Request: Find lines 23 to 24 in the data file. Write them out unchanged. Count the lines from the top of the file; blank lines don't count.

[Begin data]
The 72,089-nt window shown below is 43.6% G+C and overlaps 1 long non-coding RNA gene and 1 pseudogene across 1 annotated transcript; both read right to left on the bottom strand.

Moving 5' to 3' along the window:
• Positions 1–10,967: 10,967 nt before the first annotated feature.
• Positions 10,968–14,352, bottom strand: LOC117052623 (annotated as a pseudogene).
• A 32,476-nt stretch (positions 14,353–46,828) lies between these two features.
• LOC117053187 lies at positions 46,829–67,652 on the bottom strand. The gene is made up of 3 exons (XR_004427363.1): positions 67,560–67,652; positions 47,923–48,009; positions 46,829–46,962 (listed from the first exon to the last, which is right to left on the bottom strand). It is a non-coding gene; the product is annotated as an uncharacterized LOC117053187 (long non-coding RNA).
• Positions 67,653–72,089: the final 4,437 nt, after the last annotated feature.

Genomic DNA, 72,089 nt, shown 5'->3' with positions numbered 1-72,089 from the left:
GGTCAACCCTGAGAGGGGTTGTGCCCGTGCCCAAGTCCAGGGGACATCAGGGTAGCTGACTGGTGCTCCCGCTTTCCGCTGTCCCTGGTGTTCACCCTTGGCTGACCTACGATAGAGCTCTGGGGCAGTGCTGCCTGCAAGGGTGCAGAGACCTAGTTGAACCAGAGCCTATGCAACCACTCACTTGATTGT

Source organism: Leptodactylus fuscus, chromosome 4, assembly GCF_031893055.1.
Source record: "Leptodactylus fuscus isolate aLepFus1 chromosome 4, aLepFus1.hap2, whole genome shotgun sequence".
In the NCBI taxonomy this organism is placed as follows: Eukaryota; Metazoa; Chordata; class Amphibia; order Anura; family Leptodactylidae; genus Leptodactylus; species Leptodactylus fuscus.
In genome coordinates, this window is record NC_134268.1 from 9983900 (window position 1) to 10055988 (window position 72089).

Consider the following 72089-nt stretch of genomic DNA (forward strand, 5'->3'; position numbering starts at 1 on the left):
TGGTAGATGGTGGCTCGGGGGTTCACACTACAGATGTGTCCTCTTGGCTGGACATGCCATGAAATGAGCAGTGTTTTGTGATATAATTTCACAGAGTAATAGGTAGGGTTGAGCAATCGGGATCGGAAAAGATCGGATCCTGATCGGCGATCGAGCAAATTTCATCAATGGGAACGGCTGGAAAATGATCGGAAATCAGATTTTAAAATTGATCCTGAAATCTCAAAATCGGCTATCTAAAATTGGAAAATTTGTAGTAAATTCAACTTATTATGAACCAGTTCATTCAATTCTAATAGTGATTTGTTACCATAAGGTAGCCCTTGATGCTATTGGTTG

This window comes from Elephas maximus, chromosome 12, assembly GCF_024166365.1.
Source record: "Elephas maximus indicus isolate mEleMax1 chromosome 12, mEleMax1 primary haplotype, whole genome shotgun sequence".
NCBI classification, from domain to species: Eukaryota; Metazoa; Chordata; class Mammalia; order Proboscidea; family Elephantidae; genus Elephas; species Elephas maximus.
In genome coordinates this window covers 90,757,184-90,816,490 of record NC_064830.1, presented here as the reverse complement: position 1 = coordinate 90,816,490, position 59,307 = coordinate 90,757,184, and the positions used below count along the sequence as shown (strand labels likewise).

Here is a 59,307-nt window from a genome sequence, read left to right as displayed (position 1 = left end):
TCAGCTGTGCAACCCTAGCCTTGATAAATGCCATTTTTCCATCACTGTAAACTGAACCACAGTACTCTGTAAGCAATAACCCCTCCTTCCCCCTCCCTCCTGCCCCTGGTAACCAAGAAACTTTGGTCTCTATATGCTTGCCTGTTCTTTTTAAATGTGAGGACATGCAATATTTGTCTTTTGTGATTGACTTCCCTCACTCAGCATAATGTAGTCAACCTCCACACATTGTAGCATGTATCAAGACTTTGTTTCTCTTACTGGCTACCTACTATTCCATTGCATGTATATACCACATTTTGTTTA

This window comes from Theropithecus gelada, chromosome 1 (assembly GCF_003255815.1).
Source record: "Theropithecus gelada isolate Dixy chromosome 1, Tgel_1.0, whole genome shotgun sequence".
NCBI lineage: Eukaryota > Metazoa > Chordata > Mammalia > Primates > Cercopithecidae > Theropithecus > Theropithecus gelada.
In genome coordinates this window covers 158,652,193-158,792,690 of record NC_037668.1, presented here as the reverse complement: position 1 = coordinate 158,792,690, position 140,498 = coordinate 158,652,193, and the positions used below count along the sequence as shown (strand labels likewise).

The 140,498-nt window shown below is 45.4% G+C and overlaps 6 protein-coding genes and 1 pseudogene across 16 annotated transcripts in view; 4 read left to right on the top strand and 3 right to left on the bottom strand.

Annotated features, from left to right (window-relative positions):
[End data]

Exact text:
Source record: "Theropithecus gelada isolate Dixy chromosome 1, Tgel_1.0, whole genome shotgun sequence".
NCBI lineage: Eukaryota > Metazoa > Chordata > Mammalia > Primates > Cercopithecidae > Theropithecus > Theropithecus gelada.